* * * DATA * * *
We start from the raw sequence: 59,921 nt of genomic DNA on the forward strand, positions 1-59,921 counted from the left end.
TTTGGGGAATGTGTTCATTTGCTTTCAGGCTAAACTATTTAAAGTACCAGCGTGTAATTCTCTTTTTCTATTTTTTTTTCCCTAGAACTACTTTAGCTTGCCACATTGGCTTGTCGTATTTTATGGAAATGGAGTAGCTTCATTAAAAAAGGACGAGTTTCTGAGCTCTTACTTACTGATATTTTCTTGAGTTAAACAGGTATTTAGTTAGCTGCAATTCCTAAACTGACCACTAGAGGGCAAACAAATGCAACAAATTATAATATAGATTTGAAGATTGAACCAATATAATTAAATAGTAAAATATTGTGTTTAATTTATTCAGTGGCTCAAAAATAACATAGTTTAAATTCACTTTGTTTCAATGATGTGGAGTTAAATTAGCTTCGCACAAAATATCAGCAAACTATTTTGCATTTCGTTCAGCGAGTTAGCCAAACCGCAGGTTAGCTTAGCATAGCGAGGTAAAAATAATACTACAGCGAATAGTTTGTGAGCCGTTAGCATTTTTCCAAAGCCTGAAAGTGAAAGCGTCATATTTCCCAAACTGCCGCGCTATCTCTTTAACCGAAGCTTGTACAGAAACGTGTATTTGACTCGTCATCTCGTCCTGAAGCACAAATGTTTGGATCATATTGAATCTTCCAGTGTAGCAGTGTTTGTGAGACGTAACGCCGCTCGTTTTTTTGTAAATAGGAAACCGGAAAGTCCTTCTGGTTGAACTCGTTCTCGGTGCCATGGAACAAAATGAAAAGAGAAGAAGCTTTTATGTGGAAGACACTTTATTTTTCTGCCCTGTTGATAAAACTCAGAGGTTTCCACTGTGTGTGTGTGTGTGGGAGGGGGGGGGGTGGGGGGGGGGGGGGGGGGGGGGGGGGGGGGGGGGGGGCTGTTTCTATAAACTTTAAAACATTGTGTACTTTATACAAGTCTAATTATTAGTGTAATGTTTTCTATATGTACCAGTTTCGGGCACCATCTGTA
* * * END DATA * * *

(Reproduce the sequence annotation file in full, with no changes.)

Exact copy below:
We start from the raw sequence: 59,921 nt of genomic DNA on the forward strand, positions 1-59,921 counted from the left end.
TTTGGGGAATGTGTTCATTTGCTTTCAGGCTAAACTATTTAAAGTACCAGCGTGTAATTCTCTTTTTCTATTTTTTTTTCCCTAGAACTACTTTAGCTTGCCACATTGGCTTGTCGTATTTTATGGAAATGGAGTAGCTTCATTAAAAAAGGACGAGTTTCTGAGCTCTTACTTACTGATATTTTCTTGAGTTAAACAGGTATTTAGTTAGCTGCAATTCCTAAACTGACCACTAGAGGGCAAACAAATGCAACAAATTATAATATAGATTTGAAGATTGAACCAATATAATTAAATAGTAAAATATTGTGTTTAATTTATTCAGTGGCTCAAAAATAACATAGTTTAAATTCACTTTGTTTCAATGATGTGGAGTTAAATTAGCTTCGCACAAAATATCAGCAAACTATTTTGCATTTCGTTCAGCGAGTTAGCCAAACCGCAGGTTAGCTTAGCATAGCGAGGTAAAAATAATACTACAGCGAATAGTTTGTGAGCCGTTAGCATTTTTCCAAAGCCTGAAAGTGAAAGCGTCATATTTCCCAAACTGCCGCGCTATCTCTTTAACCGAAGCTTGTACAGAAACGTGTATTTGACTCGTCATCTCGTCCTGAAGCACAAATGTTTGGATCATATTGAATCTTCCAGTGTAGCAGTGTTTGTGAGACGTAACGCCGCTCGTTTTTTTGTAAATAGGAAACCGGAAAGTCCTTCTGGTTGAACTCGTTCTCGGTGCCATGGAACAAAATGAAAAGAGAAGAAGCTTTTATGTGGAAGACACTTTATTTTTCTGCCCTGTTGATAAAACTCAGAGGTTTCCACTGTGTGTGTGTGTGTGGGAGGGGGGGGGGTGGGGGGGGGGGGGGGGGGGGGGGGGGGGGGGGGGGGGCTGTTTCTATAAACTTTAAAACATTGTGTACTTTATACAAGTCTAATTATTAGTGTAATGTTTTCTATATGTACCAGTTTCGGGCACCATCTGTA